The Story of a Story: History Finds a Home

You may have noticed that this website has undergone some redesign and updating. I’m working my way through the tabs and links, too. As a result, the FAQ page needed some links to various posts. Even though I linked to this WriteNowCoach guest post for Rochelle Melander in this post (here), I wanted to provide a direct link within my blog. It addresses a question I’m often asked, and this describes my writing journey to publication.

When it comes to the creation of Odin’s Promise, my debut middle grade novel, revision was not the key.

Before I’m cursed to a lifetime of writers’ block for such blasphemy, let me explain.

When I traveled to Norway with a friend almost thirty years ago we stayed with her relatives. I heard delightful family stories, viewed countless photos, and fell in love with that country and the warm-hearted people I met. One story that attached itself to my heart involved resistance to the Nazi occupation during World War II.

My writerly instincts envisioned that one particular event as a richly illustrated picture book.

For the next four years or so I used my limited writing time to research those war years and draft various texts. Unfortunately, the results were poorly suited for a picture book, even in those days. The text was too long, the characters and plot too “old”, and the story too history-laden for a picture book audience.

For the next decade or so I worked at other writing, pulling this story out and revising at least twice a year, never finding a way to solve those issues. For several more years I read, attended workshops, and networked to improve my skills at writing picture book text. All of which convinced me that this would never work as a picture book.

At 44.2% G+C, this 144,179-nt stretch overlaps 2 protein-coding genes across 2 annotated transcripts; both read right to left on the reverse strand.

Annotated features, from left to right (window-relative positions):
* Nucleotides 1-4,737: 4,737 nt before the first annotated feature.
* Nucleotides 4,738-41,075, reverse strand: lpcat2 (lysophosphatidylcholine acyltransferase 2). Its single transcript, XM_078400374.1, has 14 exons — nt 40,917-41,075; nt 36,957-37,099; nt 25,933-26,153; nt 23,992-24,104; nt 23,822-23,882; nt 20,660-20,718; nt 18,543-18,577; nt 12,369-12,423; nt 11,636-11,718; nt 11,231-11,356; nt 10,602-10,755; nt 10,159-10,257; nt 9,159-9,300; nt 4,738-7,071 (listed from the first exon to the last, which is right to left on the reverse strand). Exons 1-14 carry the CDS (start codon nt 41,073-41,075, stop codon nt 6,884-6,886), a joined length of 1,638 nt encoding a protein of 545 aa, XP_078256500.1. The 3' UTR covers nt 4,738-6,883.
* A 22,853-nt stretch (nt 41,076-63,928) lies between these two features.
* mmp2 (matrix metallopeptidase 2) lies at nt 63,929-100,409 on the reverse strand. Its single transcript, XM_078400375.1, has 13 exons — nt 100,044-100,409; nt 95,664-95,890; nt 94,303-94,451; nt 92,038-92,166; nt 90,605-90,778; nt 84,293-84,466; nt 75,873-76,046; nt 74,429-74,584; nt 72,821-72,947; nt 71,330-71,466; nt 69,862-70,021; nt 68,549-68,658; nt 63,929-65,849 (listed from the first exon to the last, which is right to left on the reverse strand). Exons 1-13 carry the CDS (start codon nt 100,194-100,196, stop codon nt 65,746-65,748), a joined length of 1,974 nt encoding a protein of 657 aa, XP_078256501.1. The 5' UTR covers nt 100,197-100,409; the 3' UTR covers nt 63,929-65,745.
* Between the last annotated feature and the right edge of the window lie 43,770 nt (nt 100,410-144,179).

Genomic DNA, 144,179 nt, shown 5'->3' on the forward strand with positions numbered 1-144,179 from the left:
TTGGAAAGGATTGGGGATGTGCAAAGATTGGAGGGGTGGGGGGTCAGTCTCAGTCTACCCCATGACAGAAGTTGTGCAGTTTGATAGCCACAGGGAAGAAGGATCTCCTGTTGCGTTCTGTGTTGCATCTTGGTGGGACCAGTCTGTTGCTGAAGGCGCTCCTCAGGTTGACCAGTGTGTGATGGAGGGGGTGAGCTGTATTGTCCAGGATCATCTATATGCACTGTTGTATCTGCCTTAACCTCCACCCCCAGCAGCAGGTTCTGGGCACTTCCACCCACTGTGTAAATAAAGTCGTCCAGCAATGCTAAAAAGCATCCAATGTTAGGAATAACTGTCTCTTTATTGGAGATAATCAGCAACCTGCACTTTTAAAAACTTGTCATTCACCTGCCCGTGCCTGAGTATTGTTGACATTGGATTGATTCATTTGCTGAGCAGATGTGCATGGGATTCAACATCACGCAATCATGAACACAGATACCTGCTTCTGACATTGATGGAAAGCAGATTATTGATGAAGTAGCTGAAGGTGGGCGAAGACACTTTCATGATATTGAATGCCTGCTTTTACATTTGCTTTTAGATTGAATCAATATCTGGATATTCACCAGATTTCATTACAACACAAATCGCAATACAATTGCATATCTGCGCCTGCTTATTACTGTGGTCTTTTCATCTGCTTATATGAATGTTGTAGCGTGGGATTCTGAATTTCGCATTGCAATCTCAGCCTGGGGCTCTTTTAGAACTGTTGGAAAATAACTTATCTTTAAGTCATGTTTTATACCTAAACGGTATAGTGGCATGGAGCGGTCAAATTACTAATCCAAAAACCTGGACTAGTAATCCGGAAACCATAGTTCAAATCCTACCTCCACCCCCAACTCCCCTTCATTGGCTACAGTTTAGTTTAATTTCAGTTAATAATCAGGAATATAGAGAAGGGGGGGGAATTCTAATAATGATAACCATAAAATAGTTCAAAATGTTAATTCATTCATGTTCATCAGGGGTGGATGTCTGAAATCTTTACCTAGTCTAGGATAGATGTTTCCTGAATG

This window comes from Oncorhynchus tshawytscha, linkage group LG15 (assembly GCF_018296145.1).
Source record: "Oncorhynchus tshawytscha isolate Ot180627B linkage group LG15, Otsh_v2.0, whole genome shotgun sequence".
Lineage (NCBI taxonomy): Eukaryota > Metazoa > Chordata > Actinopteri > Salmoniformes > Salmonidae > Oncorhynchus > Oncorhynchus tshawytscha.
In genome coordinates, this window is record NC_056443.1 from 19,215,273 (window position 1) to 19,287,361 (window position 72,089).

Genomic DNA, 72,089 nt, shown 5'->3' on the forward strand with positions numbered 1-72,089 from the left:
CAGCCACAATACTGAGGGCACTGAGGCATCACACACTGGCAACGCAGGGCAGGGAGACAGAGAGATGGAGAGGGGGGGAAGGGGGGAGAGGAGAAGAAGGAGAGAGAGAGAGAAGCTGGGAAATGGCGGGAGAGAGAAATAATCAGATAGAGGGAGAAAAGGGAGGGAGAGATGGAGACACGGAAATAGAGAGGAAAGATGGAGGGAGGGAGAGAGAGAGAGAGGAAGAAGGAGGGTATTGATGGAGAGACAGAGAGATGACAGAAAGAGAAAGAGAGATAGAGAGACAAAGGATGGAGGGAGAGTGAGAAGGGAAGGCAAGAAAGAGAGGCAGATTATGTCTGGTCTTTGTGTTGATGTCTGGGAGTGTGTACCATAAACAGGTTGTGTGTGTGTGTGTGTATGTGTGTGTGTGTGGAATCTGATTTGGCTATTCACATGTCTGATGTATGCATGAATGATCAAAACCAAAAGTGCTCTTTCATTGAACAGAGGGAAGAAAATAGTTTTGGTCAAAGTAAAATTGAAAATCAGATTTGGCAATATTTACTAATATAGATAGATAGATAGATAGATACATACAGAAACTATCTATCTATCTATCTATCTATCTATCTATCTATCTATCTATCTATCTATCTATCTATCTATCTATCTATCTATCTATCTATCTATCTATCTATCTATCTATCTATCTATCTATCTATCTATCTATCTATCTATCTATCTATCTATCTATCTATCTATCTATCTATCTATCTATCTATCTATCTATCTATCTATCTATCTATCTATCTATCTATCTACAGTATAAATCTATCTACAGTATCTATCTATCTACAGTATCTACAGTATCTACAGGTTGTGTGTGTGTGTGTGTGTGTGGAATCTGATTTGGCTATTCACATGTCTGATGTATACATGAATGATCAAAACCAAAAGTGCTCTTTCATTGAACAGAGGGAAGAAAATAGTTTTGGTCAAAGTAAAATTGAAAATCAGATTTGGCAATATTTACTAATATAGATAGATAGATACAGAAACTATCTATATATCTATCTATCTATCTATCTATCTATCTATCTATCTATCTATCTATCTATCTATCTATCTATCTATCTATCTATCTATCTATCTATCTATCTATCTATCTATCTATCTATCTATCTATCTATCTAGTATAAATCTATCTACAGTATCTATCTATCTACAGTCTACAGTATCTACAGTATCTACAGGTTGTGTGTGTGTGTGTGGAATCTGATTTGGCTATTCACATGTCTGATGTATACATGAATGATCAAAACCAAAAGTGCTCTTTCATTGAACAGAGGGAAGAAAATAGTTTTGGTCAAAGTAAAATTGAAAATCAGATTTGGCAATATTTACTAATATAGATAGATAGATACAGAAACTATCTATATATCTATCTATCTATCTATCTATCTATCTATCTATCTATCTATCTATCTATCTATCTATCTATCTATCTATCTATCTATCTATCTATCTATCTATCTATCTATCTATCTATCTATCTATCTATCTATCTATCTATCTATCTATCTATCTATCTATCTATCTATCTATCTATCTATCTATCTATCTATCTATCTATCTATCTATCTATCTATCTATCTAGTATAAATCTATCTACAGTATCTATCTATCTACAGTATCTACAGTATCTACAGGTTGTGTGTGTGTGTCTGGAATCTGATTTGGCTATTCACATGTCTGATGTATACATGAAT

I was determined to share it in some way, though, so I sought advice from professional editors and formed a new plan. I would write it for a niche audience, readers with an interest in Norway history. It could be marketed in gift shops, museums, and online specialty companies.

What that plan produced was a novella-length light romance which focused on that particular resistance event and the fictional characters who carried it through. Beta readers strongly supported this manuscript and offered encouragement for the marketing plan.

Long story short, this approach led me repeatedly to self-publishing. I’d researched that process. It may have been well-suited to the project, but it was not a good match for me.

Eventually I discovered and joined SCBWI, the Society of Children’s Book Writers and Illustrators. Through my writing groups, workshops, and conference critiques I found encouragement for my writing and the historic elements, but the same advice came to me again and again: this would work better as a middle grade novel.

Did I listen? Not really.

My core story involved older characters and situations, and I clung to that relentlessly. I couldn’t “re-vision” this story unless they held center stage.

Other projects proceeded, but my research and reading continued. One search led me to a scholarly work on Norway’s street level resistance efforts, with included frequent quotations from journal entries by school age children.

Suddenly, pre-teen Mari spoke to me. She convinced me that she, too, had an important story to tell and would help me tell it.

Only then could I loosen my grip on my original characters, on their story. I dropped them into the scramble of ideas Mari had offered. With her voice to guide me I pulled out pieces to construct her story of fear and courage, love and loyalty. It just so happens that bits of my original story found a home within hers.


Once I gave up revision and sought an entirely new middle grade story, it went from draft to publication in less than two years.

After all those years of revisions.

All I had to do is listen.

One Comment on “The Story of a Story: History Finds a Home

  1. Pingback: Research and Reflection: Personal Resistance | Sandy Brehl

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